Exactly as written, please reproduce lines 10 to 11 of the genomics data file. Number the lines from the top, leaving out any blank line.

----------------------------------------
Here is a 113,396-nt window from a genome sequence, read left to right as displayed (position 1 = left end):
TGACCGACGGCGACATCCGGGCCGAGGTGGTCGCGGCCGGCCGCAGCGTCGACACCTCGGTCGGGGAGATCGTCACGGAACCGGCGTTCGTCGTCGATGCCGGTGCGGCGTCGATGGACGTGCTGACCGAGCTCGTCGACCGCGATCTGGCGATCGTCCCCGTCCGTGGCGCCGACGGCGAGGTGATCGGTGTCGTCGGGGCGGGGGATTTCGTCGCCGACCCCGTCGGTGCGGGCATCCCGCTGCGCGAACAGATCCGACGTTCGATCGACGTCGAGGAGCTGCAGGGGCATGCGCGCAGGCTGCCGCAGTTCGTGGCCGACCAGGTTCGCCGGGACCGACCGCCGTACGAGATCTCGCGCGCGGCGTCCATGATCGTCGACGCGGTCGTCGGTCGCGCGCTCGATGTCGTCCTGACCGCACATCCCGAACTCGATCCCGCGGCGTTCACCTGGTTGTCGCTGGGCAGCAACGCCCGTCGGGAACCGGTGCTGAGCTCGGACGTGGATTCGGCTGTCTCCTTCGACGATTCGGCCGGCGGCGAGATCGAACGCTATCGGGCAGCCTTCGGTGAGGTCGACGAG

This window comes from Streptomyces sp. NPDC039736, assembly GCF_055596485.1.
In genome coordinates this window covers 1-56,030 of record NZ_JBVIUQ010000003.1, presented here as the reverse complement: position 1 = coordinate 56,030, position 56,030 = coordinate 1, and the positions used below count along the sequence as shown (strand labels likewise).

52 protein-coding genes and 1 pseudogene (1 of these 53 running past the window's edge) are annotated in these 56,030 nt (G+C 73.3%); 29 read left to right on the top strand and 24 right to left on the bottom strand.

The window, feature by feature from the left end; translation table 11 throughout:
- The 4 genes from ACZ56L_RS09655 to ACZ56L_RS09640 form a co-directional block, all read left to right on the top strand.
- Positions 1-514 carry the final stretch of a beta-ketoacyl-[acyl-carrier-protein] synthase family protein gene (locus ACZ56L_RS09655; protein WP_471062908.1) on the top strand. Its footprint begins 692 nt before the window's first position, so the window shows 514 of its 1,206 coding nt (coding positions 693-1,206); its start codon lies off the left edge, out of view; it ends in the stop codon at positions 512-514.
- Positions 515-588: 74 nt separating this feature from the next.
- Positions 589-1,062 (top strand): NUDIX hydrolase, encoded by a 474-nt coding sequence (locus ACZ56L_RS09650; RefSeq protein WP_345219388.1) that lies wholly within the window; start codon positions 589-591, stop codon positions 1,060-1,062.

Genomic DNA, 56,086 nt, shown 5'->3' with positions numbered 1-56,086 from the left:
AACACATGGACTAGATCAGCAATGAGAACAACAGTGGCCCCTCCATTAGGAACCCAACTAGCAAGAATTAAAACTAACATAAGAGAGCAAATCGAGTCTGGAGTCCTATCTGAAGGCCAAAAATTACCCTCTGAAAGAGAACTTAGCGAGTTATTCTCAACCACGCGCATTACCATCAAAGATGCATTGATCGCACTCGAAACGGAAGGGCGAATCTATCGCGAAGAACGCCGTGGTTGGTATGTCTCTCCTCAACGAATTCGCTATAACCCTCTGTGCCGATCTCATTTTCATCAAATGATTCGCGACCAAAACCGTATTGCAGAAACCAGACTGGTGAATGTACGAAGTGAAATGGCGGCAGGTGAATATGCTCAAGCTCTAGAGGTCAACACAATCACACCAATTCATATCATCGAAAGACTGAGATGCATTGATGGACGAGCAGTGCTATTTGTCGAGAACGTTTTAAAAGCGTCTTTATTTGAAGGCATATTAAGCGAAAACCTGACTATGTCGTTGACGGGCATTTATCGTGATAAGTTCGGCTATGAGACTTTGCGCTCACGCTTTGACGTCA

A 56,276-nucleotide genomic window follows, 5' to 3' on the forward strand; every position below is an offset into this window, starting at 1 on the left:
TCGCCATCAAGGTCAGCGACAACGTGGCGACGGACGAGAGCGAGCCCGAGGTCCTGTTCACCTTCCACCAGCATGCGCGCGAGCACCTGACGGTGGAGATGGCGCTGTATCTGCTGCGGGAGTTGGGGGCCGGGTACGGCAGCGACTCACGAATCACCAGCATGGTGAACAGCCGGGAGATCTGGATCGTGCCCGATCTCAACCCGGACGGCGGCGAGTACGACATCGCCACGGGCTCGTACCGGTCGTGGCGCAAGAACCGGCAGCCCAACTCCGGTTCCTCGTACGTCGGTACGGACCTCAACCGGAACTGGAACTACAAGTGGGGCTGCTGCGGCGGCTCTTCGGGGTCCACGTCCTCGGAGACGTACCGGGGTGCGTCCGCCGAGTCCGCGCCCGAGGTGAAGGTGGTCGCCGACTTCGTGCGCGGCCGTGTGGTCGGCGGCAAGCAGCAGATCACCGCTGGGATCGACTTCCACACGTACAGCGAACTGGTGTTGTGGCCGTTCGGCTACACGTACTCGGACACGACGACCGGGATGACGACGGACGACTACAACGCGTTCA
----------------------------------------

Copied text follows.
- Positions 589-1,062 (top strand): NUDIX hydrolase, encoded by a 474-nt coding sequence (locus ACZ56L_RS09650; RefSeq protein WP_345219388.1) that lies wholly within the window; start codon positions 589-591, stop codon positions 1,060-1,062.

Genomic DNA, 56,086 nt, shown 5'->3' with positions numbered 1-56,086 from the left: